The study “is just showing us the tip of the iceberg,” says author Philippe Grandjean, Harvard T.H. Chan adjunct professor of environmental health and University of Southern Denmark professor of environmental medicine. What also remains largely undocumented is the extent of exposure to workers on the frontline of this chemical use.
While industrial sites were previously recognized as sources of these highly fluorinated, toxic and environmentally-persistent compounds, this is the first nationwide study to document that wastewater treatment plants, along with military bases and airports where these chemicals are used in fire-fighting foams, are also contributing significantly to drinking water contamination. The study reports groundwater and surface water near some of these bases and airports with concentrations of these chemicals 1,000 to 10,000 times higher than the EPA’s health advisory level for drinking water….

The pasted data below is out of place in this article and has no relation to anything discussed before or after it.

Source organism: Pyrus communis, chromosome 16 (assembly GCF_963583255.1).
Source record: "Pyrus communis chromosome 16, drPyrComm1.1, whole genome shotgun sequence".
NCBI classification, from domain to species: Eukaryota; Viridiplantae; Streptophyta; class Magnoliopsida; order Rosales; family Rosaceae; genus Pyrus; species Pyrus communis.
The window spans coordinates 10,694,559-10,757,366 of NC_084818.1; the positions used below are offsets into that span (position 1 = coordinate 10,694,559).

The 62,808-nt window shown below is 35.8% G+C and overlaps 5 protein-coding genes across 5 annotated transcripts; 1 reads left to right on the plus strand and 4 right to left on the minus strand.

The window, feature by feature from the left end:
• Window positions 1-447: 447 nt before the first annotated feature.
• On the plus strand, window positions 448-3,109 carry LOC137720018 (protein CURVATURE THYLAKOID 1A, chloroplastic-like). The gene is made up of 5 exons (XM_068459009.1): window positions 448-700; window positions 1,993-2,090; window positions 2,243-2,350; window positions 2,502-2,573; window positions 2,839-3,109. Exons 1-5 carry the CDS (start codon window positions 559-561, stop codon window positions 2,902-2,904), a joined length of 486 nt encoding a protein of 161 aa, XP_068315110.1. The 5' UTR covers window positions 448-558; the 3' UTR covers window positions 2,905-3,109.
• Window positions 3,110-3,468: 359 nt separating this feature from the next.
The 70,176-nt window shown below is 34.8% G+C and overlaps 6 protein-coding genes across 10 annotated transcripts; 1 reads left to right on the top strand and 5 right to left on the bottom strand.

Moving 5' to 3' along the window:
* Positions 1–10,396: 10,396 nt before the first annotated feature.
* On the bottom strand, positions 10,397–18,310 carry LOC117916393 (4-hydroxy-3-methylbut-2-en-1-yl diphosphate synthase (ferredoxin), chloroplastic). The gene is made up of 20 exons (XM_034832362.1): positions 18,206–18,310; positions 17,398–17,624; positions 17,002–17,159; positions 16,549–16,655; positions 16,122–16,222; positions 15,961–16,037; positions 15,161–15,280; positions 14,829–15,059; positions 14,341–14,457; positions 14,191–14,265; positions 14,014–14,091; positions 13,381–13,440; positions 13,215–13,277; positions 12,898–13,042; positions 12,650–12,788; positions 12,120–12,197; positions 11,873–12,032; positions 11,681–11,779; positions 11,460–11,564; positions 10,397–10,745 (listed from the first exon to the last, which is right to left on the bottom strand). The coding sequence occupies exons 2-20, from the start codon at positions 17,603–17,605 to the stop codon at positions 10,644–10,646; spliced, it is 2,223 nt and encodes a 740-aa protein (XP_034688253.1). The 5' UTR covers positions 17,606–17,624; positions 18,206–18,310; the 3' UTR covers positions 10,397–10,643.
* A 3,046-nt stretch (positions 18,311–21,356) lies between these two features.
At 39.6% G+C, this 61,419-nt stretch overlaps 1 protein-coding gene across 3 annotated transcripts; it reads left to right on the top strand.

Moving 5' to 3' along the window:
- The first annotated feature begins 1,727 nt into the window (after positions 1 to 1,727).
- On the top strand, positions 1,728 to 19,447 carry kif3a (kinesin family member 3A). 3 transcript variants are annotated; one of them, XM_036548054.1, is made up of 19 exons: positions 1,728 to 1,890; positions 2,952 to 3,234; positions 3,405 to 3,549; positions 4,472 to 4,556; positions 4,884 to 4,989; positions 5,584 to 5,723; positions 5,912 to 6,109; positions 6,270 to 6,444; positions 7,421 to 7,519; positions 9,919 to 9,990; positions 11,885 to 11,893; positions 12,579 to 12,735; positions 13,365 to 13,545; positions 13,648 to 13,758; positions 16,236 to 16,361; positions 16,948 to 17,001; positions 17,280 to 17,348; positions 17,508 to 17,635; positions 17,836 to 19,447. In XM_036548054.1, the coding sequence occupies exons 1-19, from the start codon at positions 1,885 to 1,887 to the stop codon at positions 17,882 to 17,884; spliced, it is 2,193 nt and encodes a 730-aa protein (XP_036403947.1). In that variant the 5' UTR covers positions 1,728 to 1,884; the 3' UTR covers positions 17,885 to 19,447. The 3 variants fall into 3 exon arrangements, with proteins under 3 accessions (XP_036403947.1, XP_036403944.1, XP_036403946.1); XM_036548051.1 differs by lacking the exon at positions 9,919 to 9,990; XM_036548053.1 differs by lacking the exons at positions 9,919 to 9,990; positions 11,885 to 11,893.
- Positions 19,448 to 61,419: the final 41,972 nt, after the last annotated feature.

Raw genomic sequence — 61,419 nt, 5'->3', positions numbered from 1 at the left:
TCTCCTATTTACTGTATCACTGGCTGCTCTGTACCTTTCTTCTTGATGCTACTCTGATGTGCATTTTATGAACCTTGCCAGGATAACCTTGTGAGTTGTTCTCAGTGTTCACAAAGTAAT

Related: Detection of Poly- and Perfluoroalkyl Substances (PFASs) in U.S. Drinking Water Linked to Industrial Sites, Military Fire Training Areas, and Wastewater Treatment Plants
Source: Xindi C. Hu, David Q. Andrews, Andrew B. Lindstrom, Thomas A. Bruton, Laurel A. Schaider, Philippe Grandjean, Rainer Lohmann, Courtney C. Carignan, Arlene Blum, Simona A. Balan, Christopher P. Higgins, and Elsie M. Sunderland, Environmental Science & Technology Letters, August 9, 2016